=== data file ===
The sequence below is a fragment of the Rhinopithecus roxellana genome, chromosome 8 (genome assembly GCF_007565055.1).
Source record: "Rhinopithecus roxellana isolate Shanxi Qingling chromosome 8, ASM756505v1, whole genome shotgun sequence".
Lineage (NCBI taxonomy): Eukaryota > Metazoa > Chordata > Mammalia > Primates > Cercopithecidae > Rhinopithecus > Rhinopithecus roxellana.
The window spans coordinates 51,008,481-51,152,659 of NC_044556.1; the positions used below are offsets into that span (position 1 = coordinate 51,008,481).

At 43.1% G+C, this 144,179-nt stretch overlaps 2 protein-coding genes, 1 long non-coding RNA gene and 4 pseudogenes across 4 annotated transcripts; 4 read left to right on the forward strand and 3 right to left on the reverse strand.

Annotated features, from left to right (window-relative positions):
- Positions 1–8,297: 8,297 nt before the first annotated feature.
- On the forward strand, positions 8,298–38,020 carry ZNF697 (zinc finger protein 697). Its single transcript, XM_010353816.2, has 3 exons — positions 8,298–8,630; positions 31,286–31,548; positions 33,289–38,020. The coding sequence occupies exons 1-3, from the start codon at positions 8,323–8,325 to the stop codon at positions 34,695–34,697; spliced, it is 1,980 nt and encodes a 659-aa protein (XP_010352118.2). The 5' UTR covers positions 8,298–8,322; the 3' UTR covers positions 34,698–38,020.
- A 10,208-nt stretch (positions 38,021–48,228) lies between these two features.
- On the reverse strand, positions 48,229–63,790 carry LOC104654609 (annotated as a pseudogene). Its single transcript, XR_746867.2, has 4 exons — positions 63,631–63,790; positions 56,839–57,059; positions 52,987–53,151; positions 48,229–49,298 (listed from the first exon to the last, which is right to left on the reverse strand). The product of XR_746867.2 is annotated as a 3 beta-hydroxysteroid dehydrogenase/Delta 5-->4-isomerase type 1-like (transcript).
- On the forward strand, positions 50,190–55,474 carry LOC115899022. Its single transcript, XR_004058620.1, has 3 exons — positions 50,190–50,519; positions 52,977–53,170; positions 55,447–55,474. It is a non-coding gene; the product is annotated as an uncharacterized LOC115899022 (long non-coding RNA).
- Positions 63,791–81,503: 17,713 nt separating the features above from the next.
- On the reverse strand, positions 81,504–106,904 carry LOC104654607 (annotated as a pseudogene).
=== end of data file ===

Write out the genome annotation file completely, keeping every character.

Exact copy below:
The sequence below is a fragment of the Rhinopithecus roxellana genome, chromosome 8 (genome assembly GCF_007565055.1).
Source record: "Rhinopithecus roxellana isolate Shanxi Qingling chromosome 8, ASM756505v1, whole genome shotgun sequence".
Lineage (NCBI taxonomy): Eukaryota > Metazoa > Chordata > Mammalia > Primates > Cercopithecidae > Rhinopithecus > Rhinopithecus roxellana.
The window spans coordinates 51,008,481-51,152,659 of NC_044556.1; the positions used below are offsets into that span (position 1 = coordinate 51,008,481).

At 43.1% G+C, this 144,179-nt stretch overlaps 2 protein-coding genes, 1 long non-coding RNA gene and 4 pseudogenes across 4 annotated transcripts; 4 read left to right on the forward strand and 3 right to left on the reverse strand.

Annotated features, from left to right (window-relative positions):
- Positions 1–8,297: 8,297 nt before the first annotated feature.
- On the forward strand, positions 8,298–38,020 carry ZNF697 (zinc finger protein 697). Its single transcript, XM_010353816.2, has 3 exons — positions 8,298–8,630; positions 31,286–31,548; positions 33,289–38,020. The coding sequence occupies exons 1-3, from the start codon at positions 8,323–8,325 to the stop codon at positions 34,695–34,697; spliced, it is 1,980 nt and encodes a 659-aa protein (XP_010352118.2). The 5' UTR covers positions 8,298–8,322; the 3' UTR covers positions 34,698–38,020.
- A 10,208-nt stretch (positions 38,021–48,228) lies between these two features.
- On the reverse strand, positions 48,229–63,790 carry LOC104654609 (annotated as a pseudogene). Its single transcript, XR_746867.2, has 4 exons — positions 63,631–63,790; positions 56,839–57,059; positions 52,987–53,151; positions 48,229–49,298 (listed from the first exon to the last, which is right to left on the reverse strand). The product of XR_746867.2 is annotated as a 3 beta-hydroxysteroid dehydrogenase/Delta 5-->4-isomerase type 1-like (transcript).
- On the forward strand, positions 50,190–55,474 carry LOC115899022. Its single transcript, XR_004058620.1, has 3 exons — positions 50,190–50,519; positions 52,977–53,170; positions 55,447–55,474. It is a non-coding gene; the product is annotated as an uncharacterized LOC115899022 (long non-coding RNA).
- Positions 63,791–81,503: 17,713 nt separating the features above from the next.
- On the reverse strand, positions 81,504–106,904 carry LOC104654607 (annotated as a pseudogene).